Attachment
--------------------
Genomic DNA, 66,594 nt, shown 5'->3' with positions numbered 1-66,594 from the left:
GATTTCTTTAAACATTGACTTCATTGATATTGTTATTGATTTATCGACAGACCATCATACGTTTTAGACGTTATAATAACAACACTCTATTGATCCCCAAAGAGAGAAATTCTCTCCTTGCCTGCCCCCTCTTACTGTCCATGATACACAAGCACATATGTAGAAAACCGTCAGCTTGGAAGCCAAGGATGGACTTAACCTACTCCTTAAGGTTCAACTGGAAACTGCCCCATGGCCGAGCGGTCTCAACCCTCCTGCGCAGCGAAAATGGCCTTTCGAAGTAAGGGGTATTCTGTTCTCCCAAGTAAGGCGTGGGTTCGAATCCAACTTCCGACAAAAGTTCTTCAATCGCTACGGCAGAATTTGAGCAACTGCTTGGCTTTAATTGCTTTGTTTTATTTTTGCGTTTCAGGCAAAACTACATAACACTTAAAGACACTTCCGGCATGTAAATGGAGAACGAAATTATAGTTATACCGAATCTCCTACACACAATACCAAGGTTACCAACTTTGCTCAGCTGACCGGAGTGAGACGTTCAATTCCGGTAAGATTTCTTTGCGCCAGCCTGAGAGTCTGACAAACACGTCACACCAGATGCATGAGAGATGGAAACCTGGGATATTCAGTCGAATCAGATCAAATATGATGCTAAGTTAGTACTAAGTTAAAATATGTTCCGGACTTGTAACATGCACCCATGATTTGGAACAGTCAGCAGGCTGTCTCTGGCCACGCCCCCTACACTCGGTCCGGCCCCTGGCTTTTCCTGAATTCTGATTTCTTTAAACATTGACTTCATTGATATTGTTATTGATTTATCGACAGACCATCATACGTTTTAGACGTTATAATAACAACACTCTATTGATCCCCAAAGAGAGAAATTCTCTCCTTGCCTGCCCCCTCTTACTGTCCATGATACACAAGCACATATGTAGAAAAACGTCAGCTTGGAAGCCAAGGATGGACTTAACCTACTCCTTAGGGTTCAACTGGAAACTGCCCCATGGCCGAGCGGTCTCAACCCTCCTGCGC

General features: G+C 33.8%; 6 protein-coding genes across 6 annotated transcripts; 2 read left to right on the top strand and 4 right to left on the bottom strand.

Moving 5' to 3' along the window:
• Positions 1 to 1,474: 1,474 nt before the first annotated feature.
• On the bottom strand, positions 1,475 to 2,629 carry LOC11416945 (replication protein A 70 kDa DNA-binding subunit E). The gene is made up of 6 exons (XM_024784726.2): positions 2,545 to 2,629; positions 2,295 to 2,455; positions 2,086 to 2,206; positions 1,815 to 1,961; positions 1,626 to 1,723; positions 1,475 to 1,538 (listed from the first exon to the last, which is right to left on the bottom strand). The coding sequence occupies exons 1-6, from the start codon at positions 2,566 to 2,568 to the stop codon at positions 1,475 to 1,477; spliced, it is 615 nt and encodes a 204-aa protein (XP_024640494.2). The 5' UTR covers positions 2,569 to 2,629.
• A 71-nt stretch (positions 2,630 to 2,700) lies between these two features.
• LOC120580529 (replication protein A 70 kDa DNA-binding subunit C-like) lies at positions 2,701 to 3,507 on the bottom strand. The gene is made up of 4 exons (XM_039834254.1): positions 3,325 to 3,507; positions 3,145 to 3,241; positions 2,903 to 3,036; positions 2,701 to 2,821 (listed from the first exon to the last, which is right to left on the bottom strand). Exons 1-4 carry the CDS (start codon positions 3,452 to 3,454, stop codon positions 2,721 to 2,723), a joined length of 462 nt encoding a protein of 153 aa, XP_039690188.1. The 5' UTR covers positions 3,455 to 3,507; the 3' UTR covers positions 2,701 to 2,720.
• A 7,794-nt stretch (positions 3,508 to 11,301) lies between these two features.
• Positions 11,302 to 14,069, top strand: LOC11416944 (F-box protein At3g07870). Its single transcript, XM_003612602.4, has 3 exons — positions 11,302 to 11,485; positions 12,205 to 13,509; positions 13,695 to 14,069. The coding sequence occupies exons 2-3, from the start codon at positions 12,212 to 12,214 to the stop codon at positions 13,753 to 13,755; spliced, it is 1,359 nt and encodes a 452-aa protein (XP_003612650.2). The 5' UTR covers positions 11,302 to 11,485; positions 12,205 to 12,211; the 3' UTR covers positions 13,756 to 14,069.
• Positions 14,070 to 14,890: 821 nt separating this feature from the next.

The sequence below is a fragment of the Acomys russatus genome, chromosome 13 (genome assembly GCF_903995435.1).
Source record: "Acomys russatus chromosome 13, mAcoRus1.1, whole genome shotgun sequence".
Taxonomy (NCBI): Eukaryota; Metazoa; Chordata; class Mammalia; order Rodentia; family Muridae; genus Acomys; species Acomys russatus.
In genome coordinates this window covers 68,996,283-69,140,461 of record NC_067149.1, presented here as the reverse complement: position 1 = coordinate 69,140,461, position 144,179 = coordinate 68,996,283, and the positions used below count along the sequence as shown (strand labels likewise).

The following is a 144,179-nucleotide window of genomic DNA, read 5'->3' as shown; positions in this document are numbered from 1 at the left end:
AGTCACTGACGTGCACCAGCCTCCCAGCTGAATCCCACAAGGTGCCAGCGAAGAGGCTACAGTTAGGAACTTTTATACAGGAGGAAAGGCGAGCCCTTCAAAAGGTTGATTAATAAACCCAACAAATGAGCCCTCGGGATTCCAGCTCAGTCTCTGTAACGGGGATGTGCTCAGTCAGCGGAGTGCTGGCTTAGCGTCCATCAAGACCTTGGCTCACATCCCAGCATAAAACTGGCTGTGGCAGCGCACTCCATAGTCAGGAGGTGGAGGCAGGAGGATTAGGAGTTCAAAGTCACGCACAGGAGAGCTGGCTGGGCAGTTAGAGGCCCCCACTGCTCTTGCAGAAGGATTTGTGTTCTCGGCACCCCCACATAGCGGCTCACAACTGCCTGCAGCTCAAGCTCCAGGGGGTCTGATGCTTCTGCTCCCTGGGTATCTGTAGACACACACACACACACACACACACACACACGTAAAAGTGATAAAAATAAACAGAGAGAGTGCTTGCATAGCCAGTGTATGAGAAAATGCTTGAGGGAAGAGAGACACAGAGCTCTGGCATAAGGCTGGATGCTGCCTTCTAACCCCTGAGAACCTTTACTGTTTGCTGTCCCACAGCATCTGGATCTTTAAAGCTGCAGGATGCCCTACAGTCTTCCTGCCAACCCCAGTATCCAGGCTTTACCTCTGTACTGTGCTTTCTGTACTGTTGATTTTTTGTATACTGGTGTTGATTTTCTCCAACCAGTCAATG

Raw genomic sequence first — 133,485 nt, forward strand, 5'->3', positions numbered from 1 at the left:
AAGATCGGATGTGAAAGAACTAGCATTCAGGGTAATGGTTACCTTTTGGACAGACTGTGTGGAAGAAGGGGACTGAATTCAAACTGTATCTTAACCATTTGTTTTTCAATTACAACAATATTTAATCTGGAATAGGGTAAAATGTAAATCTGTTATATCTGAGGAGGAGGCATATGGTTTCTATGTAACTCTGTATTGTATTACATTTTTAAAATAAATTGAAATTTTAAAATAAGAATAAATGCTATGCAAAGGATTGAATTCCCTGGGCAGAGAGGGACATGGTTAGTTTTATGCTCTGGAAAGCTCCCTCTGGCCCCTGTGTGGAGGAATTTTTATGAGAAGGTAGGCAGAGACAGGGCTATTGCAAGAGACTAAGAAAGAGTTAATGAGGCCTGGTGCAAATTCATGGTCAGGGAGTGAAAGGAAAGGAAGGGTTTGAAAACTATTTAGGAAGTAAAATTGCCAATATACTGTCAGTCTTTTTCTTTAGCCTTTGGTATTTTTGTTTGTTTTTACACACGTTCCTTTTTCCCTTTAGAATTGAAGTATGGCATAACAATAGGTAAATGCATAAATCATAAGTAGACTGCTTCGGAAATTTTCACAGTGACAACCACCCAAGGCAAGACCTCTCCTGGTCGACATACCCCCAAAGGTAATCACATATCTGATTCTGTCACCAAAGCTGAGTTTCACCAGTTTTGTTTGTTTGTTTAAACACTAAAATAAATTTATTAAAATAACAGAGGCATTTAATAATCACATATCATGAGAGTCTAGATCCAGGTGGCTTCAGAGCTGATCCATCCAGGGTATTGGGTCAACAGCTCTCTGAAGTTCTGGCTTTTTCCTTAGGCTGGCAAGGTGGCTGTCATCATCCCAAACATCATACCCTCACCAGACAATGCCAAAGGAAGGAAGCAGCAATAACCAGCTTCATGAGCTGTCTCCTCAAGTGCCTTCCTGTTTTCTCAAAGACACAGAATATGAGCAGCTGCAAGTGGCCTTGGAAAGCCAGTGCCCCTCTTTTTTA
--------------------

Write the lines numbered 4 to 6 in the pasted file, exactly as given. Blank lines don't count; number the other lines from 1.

Moving 5' to 3' along the window:
• Positions 1 to 1,474: 1,474 nt before the first annotated feature.
• On the bottom strand, positions 1,475 to 2,629 carry LOC11416945 (replication protein A 70 kDa DNA-binding subunit E). The gene is made up of 6 exons (XM_024784726.2): positions 2,545 to 2,629; positions 2,295 to 2,455; positions 2,086 to 2,206; positions 1,815 to 1,961; positions 1,626 to 1,723; positions 1,475 to 1,538 (listed from the first exon to the last, which is right to left on the bottom strand). The coding sequence occupies exons 1-6, from the start codon at positions 2,566 to 2,568 to the stop codon at positions 1,475 to 1,477; spliced, it is 615 nt and encodes a 204-aa protein (XP_024640494.2). The 5' UTR covers positions 2,569 to 2,629.